Polynesian objects from early European exploration, £19.99
Length: 184.000 mm
Width: 94.000 mm
Chartered Institute of Bankers Collection
CM CIB 7084
Coins and Medals
£2 note issued by Evans, Jones, Davies & Co.
Aberystwyth, Wales, AD 1814
The Bank of the Black Sheep
In the first half of the nineteenth century, most towns in Great Britain had their own local banks, each of which issued its own banknotes. The banks were usually set up by local merchants or businessmen, often as an extension of their other interests. They provided a range of banking services to local customers and supported local industries. A sound reputation was important for a bank's success, and issuing notes was an opportunity for advertisement. Like Bank of England notes of the period, most carried small pictures that reflected the bank's local or business links.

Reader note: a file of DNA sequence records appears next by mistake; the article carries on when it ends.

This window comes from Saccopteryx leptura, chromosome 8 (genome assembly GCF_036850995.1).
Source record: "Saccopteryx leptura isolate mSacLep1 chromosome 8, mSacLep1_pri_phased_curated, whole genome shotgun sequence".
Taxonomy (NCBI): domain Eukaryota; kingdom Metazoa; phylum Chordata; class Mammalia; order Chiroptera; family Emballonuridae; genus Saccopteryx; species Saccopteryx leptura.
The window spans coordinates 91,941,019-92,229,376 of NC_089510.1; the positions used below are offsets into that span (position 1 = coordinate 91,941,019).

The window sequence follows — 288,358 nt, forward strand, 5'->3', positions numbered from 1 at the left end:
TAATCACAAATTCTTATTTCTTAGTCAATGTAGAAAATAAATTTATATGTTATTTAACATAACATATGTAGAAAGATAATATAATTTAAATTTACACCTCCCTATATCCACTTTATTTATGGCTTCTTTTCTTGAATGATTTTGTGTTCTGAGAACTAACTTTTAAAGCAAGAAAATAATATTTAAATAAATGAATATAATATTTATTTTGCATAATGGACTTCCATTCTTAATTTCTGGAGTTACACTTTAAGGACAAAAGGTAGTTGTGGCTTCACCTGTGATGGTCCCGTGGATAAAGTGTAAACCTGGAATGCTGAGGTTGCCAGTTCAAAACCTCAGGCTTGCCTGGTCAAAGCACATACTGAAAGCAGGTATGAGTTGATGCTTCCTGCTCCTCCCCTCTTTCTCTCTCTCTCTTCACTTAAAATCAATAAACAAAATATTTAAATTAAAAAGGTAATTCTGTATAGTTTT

This note is from the Aberystwith and Tregaron Bank of Evans, Jones, Davies & Co. However, the business was popularly known as the Bank of the Black Sheep, because of the design on the notes. The number of sheep shown depended on the value of the note, the lower value ten shilling note apparently carrying a black lamb!
R.C. Jones, Arian: the story of money and (Swansea, 1978)
V.H. Hewitt and J.M. Keyworth, As good as gold: 300 years of (London, The British Museum Press, 1987)